And you like that in a player …

Well, yes! If you’ve got that great belief—do it! It was the same with Ronaldo. Don’t discourage him at any time to beat men, because he’s the player you’re looking for. When we were building the ’99 team, I wanted Dwight Yorke, because he was the only player in England that I could see who could beat his man in the last third as a centre-forward. He could turn a man and beat him. There’s always a balance of thoughts and a balance of instruction through all teams. To some players, you say: Keep your game simple, because they’re better when they’re uncomplicated. And there are players who can take the game to a different level, a level which I can’t see myself, because I do not have their vision, and they see things that I, as a coach, don’t see. Ronaldo, Scholes, Cantona, Giggs. … They have that exceptional vision of the game. Giggs has this gift of pure balance … you know, he never earns penalty kicks! Do you know why? Because he never goes down. He stumbles, and carries on; because when he gets hit, his balance is so good that he stumbles through. Unbelievable! The key is also to create teams who trusted each other, are committed to each other. The best teams are always the ones which have a good bond with each other, and can understand when a player is having a bad time, and will support each other.

Portrait of Aberdeen manager Alex Ferguson during a Scottish Premier Division match held in 1983 at Pittodrie Stadium, in Aberdeen, Scotland.
Portrait of Aberdeen manager Alex Ferguson during a Scottish Premier Division match held in 1983 at Pittodrie Stadium in Aberdeen, Scotland.

Photo by David Cannon/Getty Images

Was that the key thing at Aberdeen, a team with which you may have had your greatest achievements, since nobody ever thought you could challenge the Old Firm—and win in Europe?

Well, I would say that most people who know me would say that, yes, that was my greatest achievement. But, of course, the profile of this club, the expectations have elevated me away from Aberdeen, which is unfortunate, maybe, because it was a fantastic period, it was a fantastic group of players. I was very fortunate to be able to build them up together. As you know, when a small club like Aberdeen becomes successful, the players usually fly away, vanish overnight. But I managed to keep them for four to five years, you know? It wasn’t until 1984 that [Gordon] Strachan, [Mark] McGhee and Doug Rougvie left … I should have done better with them. At the end of the day, it was a tight ship. The club was always in the black. I remember the chairman saying, “This club’s never been in the red, and will never be, as long as I’m alive.” When Mark and Doug wanted more than the other ones, we would have needed to take that big step, into the big time, when you start to pay players unrealistic terms—for Aberdeen, not for other clubs. That’s why they left. Maybe I should have done it; we may just have kept them, we may have got to the final of European Cup the next year … because we got to the quarter-finals against [IFK] Gothenburg, and we threw it away, lost on an away-goal scored at the last minute. … And Gothenburg went to Barcelona and were very unlucky; Barcelona played the final against [Steaua] Bucharest. And I think we were good enough to be in the final. The great magician’s trick was to keep that team together as long as we did.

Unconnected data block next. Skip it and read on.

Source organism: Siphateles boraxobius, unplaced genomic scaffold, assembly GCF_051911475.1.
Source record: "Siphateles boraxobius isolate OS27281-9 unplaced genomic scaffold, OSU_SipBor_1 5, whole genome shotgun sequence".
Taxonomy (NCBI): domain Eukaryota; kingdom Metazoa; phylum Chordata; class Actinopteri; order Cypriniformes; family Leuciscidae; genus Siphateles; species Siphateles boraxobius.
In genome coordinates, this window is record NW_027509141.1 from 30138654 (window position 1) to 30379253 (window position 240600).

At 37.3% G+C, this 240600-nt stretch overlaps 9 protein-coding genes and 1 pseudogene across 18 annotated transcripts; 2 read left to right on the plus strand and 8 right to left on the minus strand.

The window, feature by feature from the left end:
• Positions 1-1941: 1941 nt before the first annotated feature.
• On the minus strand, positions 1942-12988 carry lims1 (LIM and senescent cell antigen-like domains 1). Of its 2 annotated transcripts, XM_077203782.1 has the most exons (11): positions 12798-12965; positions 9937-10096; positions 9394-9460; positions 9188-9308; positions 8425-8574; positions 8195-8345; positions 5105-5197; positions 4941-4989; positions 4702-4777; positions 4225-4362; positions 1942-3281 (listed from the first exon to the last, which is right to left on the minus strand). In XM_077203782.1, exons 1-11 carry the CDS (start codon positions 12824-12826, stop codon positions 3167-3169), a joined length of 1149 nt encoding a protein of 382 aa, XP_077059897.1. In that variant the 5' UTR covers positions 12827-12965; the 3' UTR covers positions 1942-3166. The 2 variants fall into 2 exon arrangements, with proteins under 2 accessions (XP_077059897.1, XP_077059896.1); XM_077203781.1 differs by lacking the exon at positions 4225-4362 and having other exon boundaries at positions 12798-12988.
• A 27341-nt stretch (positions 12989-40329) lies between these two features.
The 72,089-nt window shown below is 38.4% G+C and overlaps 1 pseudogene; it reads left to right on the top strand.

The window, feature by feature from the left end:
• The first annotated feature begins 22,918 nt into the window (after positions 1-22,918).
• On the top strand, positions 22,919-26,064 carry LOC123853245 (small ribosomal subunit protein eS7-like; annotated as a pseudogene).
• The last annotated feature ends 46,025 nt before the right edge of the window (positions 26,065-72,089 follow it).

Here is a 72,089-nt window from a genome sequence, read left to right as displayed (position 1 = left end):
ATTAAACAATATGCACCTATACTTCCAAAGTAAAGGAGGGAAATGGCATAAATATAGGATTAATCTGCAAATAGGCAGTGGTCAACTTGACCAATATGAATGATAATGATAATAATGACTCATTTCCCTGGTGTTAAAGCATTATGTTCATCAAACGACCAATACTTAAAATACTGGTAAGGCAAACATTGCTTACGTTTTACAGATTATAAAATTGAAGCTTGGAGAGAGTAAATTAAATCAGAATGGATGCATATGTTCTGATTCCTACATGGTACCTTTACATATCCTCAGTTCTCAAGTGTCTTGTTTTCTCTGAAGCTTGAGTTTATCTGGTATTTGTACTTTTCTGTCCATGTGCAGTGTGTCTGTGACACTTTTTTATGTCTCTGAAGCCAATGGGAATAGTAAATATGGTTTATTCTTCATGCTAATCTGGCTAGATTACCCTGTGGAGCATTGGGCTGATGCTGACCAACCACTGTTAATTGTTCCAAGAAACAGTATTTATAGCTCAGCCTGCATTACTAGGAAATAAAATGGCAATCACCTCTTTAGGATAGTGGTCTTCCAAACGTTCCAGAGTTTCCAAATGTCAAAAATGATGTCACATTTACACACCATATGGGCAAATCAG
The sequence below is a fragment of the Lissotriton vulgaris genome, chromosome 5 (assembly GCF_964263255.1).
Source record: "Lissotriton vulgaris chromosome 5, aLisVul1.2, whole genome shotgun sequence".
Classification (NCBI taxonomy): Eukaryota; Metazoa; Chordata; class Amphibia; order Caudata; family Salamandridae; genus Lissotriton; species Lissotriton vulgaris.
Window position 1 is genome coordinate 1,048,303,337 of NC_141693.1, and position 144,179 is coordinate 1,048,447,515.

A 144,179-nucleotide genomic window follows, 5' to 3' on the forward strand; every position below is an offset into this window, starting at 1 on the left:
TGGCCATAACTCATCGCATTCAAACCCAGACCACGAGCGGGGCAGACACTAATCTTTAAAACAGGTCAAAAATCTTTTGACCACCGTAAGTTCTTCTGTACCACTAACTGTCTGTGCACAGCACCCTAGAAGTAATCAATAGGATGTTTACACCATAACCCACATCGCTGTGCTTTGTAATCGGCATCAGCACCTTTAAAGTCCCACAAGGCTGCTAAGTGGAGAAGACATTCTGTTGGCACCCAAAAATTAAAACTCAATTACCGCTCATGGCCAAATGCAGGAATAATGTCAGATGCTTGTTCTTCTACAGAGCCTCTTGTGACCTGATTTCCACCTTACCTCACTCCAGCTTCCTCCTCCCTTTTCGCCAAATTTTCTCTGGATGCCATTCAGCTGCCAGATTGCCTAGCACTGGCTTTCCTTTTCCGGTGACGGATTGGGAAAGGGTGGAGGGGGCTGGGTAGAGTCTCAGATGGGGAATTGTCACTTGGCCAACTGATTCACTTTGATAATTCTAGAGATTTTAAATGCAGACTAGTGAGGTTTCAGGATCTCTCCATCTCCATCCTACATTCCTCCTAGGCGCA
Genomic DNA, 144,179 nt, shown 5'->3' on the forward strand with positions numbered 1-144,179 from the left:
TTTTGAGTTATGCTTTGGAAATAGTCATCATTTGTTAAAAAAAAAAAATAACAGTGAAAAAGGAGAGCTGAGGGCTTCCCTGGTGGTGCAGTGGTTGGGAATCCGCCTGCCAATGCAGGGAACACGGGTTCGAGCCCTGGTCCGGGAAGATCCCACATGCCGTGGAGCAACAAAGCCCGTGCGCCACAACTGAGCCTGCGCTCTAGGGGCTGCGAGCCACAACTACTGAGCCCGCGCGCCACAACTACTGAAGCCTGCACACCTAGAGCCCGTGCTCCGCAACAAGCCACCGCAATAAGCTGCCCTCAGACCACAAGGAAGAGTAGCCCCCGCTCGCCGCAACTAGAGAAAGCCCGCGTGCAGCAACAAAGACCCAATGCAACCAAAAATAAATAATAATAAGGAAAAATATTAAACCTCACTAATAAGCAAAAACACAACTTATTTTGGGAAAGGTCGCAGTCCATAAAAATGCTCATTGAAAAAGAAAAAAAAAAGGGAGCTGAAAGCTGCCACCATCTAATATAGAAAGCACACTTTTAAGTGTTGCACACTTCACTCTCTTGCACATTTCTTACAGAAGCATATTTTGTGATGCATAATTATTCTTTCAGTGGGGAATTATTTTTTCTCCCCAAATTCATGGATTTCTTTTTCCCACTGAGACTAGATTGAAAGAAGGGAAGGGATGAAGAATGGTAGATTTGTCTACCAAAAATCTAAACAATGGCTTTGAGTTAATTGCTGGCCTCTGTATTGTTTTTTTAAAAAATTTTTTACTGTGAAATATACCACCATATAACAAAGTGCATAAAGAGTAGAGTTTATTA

Success can only be built on continuity …

Yes, yes, absolutely. It’s a great danger to close your eyes to the future. I’ve always tried to make sure that the rebuilding process is an evolution. So we’ve bought young players over the last year. Some of them have done well, some have not asserted themselves—yet.

These players now come from all over the world, whereas the “nucleus” of your earlier teams was British. Is this a reflection of a drop in the level of young English and Scottish players, or is it simply the effect of football’s globalisation?

Ryan Giggs of Manchester United in action during the Barclays Premier League match between Manchester United and Chelsea at Old Trafford on May 5, 2013 in Manchester, England.
Ryan Giggs of Manchester United in action during the Barclays Premier League match between Manchester United and Chelsea at Old Trafford on May 5, 2013 in Manchester, England.

Photo by Alex Livesey/Getty Images

You can’t have a team composed of players who were all born within half an hour of Old Trafford. I think it’s impossible to build a team successful in Europe with our local boys. Yes, Neville, Butt, Scholes and Giggs all came through together, but that’s exceptional, that happens maybe once in a lifetime. So we had to stretch the net to young European players … we’ve done that simply because we want to make sure Manchester United still produces young players, brings young players through.

One of your problems is that you’re expected to win everything, every year. Very few people take a long-term view—and say you’re finished if you have a season when you don’t have that level of success. Does that hurt?

I don’t read the papers. If I need to know anything, Di [the press officer] tells me everything, if there’s anything silly … well, of course, that happens almost every day! … anything out of the ordinary which I need to know, and need to react to.

It took you time to establish yourself here, but the board stuck by you …


Do you think that, in the football of today, a young Alex Ferguson would be able to have the career that you’ve had?

It’s become more difficult. The expectation level is huge now, for everyone … it’s … unrealistic. It’s very difficult to think you can win trophies every year. Someone said to me that all the greatest teams ever have a timespan of seven years. And then they can’t do it again. But we keep contesting the title every year. I think that’s phenomenal. I think there’s a lot of credit there. Of course, in a bad season, I’m finished, I’m done, I’m an old man, I’ve had my heart problems, all this, you know. So … the next year I’ll be a genius! So you have to balance things, find a space in between. Alex Ferguson has to assess himself properly, which I always do, be realistic.

This interview was excerpted from Issue Four of the Blizzard—the Football Quarterly. Slate recommends investing in a subscription to the Blizzard—a pay-what-you-like hard copy subscription also entitles you to free digital downloads of each issue. You can also pre-order Issue Nine, which will be released on June 3.